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China jails popular internet blogger for ‘slanderous’ comments on Galwan Valley clash

China has jailed a popular internet blogger Qiu Ziming for his online comments made in February about Chinese soldiers who died in a border clash with Indian soldiers at Galwan Valley in June last year.

Qiu Ziming aged 38 years, with over 2.5 million followers on China’s twitter-like Weibo was handed over an eight-month jail sentence by a court in Nanjing in eastern China’s Jiangsu province.

He was found guilty of “slandering heroes and martyrs”.

According to state media, he is the first person to be jailed under a new provision of China’s criminal law that bans the “defamation of martyrs and heroes”.

“Qiu, known as ‘Labixiaoqiu’ online, was also ordered to publicly apologize through major domestic portals and the national media within 10 days to eliminate the negative impact, the court ruled,” as per state-run tabloid.

Beijing acknowledged casualties in Galwan clashes in June last year but did not disclose any details while Delhi honored 20 Indian soldiers who were martyred in the clash.

After months of silence, the Chinese military in February this year said four soldiers were killed in what was the worst border conflict between India and China in decades.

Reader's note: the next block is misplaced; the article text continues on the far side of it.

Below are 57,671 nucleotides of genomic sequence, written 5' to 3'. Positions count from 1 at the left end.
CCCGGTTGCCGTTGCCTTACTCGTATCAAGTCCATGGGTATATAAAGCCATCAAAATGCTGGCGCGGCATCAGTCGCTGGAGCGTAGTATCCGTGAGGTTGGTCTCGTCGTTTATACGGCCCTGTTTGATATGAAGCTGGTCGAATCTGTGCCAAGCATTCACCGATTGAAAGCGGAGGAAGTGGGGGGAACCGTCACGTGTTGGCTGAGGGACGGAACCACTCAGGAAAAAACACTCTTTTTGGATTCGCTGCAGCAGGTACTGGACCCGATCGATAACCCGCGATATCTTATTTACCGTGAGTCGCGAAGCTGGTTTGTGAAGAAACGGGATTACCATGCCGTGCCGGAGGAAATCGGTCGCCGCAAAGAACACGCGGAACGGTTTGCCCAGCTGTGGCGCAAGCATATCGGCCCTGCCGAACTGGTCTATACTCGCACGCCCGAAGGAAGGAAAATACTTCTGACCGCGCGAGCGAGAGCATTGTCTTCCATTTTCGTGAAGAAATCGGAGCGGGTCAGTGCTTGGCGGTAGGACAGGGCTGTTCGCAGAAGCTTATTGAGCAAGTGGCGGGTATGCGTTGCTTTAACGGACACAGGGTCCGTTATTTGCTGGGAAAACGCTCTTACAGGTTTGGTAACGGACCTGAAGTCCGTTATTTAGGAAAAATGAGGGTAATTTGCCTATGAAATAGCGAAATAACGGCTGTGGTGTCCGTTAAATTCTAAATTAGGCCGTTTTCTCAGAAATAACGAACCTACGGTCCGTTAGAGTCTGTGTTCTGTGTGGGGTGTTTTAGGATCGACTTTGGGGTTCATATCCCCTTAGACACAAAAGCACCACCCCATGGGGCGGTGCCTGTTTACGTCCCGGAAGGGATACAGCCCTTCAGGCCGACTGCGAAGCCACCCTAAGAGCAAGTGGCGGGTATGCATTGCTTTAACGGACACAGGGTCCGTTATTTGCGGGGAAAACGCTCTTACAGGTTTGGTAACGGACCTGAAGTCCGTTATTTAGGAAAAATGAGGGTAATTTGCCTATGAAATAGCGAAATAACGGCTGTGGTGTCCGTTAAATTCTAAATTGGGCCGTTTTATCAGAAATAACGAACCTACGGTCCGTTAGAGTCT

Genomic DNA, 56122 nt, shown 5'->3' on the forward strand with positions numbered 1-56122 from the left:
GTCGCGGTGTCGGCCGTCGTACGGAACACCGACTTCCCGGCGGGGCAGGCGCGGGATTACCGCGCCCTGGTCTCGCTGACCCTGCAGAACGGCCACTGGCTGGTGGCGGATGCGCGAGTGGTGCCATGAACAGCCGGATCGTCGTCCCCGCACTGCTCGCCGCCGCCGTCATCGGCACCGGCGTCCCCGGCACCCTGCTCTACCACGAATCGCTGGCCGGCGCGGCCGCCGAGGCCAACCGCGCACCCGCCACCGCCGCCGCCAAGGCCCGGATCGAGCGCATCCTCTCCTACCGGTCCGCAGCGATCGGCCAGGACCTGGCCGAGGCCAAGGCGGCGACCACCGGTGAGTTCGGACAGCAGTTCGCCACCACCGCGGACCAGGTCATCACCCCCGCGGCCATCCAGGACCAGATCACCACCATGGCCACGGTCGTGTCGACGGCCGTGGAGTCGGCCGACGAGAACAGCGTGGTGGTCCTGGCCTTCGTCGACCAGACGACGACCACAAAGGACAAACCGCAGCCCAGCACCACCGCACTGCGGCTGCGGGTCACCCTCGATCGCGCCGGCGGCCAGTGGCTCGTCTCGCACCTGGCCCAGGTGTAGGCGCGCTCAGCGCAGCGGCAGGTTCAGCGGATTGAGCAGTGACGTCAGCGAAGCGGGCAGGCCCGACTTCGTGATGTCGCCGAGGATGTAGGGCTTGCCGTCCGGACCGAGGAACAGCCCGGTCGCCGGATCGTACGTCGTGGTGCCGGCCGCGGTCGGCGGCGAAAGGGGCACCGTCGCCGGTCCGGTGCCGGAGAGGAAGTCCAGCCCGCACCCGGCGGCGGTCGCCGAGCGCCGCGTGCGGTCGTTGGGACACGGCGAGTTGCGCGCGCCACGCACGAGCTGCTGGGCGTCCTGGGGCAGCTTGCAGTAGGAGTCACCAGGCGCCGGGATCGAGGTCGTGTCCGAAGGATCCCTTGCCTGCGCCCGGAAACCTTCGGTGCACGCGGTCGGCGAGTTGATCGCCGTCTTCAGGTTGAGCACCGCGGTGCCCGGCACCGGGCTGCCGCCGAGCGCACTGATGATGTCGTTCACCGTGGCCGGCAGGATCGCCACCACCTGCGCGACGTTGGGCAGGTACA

China honored them as “border-defending heroes” posthumously.

There have been reports of more casualties on Chinese side, but China never acknowledged them.

Qiu, an internet celebrity on microblogging site Weibo, had posted a comment on 19th February seen by the government as offensive, after China released the casualty figures for the first time since the clash in June last year.

As per state media, he was detained a day later for stirring up trouble that brought about a severe negative social impact. Qiu’s Weibo account was also suspended.

On 1st March, Qiu publicly apologized for the post during a prime-time national news broadcast on China’s state broadcaster, CCTV.

Beijing passed a law in 2018 that made a civil offence of “defamation of martyrs and heroes”, including war-time heroes and modern-day figures such as fallen firefighters and soldiers.

It was made a criminal offence in February this year. At least eight persons in China have so far been arrested, detained, or have had proceedings initiated against them for insulting “PLA heroes and martyrs” online.

Last week, a permanent resident of the United States with Chinese descent, Wang Jingyu, aged 19, wanted by China under similar charges, was freed by Dubai police and boarded a flight to Turkey after spending weeks in detention.

According to a report by The Associated Press, Beijing had sought Wang over his comments on the deadly clash between Indian and Chinese soldiers.

Police in Wang’s hometown of Chongqing reportedly have cited him for violating a 2018 law against demeaning heroes and martyrs and called his parents in for questioning.

Wang had questioned on social media why the Chinese government waited six months to release information about PLA casualty figures, sparking a harassment campaign that saw him flee to Istanbul, as per the AP report.

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